Dove is an organization that engages religious institutions, volunteers, and advocates seeking to coordinate efforts to address unmet needs and social injustices. These needs are met through coordinated programs focusing on domestic violence, homelessness, education, volunteer and community empowerment, and individual emergency need fulfillment.
Dove works for justice, equality, and understanding among all people.
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Dove and NECF Christmas Basket Drive
A huge THANK YOU is in order for all the people that helped with the 2014 Christmas Basket Drive. We could not do it without the various volunteering elves that helped us bring Christmas to those that might not have had a Christmas. The elves included a range from those that made Christmas Stockings, sorted, counted the gifts, and construction of the bags, to just being a bright shiny Christmas face that week. We appreciate everything you did to make Christmas brighter for others!
More than 355 baskets were made to support 1200 plus individuals.
Have you ever had a victim of domestic violence try and open-up to you about their abuse and you not know what to say or how to handle it? Have you found yourself asking a victim of domestic violence, “why do you stay?” Moultrie County Dove Office understands that without being properly trained on domestic violence and best domestic violence practices, it is hard to know what to say or do when a victim of domestic violence finally decides to open-up to you about their abuse and we want you to be better prepared. Asking a victim of domestic violence “why do you stay” can place emphasis in the wrong place and make the victim feel as if they have done something wrong. In all actuality, there are many reasons victims of domestic violence stay in and return to abusive relationships. Victims of domestic violence stay in abusive relationships for fear for their personal safety and the safety and well-being of their children. Statistics show that a victim of domestic violence is at a 75%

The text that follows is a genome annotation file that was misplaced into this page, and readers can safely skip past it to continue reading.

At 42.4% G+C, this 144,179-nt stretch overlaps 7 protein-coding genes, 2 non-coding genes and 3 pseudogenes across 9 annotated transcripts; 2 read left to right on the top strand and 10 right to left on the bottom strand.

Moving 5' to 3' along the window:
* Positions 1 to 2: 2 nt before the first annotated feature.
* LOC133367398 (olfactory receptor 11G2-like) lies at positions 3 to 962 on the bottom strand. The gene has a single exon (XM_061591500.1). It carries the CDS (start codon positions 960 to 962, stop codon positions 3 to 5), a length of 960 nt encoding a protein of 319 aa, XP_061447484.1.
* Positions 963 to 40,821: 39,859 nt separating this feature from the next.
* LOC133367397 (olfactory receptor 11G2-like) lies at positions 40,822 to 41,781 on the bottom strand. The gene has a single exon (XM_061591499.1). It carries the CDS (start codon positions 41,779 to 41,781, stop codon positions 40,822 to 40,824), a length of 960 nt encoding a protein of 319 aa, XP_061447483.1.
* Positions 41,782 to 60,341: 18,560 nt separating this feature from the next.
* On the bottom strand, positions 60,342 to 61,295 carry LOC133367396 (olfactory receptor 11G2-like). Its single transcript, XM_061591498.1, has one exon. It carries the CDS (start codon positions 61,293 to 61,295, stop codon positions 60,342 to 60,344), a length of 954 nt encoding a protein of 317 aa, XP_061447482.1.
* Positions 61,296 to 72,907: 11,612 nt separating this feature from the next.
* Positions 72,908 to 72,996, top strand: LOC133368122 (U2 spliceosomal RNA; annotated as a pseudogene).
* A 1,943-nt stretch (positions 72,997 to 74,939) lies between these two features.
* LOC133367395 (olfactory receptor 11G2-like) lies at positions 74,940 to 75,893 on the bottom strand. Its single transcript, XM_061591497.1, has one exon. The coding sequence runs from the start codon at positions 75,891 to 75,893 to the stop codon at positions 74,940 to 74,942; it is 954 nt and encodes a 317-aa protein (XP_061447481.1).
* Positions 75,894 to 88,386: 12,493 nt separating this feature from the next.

With so much talk everywhere on issues of violence, once again a topic discussed at the CONO (Coalition Of Neighborhood Organizations) meeting this past month in wonder of how to stop violence from happening in our community. Let’s consider narrowed down, violence begins in neighborhoods, no matter where they are. Cities including Decatur, have Stop The Violence campaigns and rallies in order to take a stand and to bring positivity and hope which is so important! But I wonder, doesn’t the remedy lay within each one of us? We must not close our eyes or turn a deaf ear, right, and when we see something, yes, we must say something, but isn’t there more? Doesn’t there need to be hands reaching out to one another in solidarity and hope with a goal in mind like the future of our family, neighborhood and ultimately our world. It begins in a neighborhood, your neighborhood and mine. So, if you don’t already have an active neighborhood group in your area, will you consider starting one? If so
As the summer fades away, the winds of change are upon us. The wildflowers are in bloom along the roadways, the crops in the fields are changing colors and Mother Nature’s green coat is beginning to fade. The onset of the beautiful colors of fall can be spotted in some treetops. Although I am a lover of summer, the change from summer to fall has always been exciting to me…. the cool, crisp evenings and mornings and the hint of fog and haze on the horizon. I was always one of the weird kids who looked forward eagerly to the first day of school. The prospect of change and of hope for a great year ahead was intoxicating. As an adult, I still love this time of year. The promise of new beginnings makes it seem like a second New Years, a chance to complete some of those goals that may have been left behind in the busyness of life. If you, or someone you know, has been affected in some way by domestic violence, this second New Year is an exciting time to initiate change.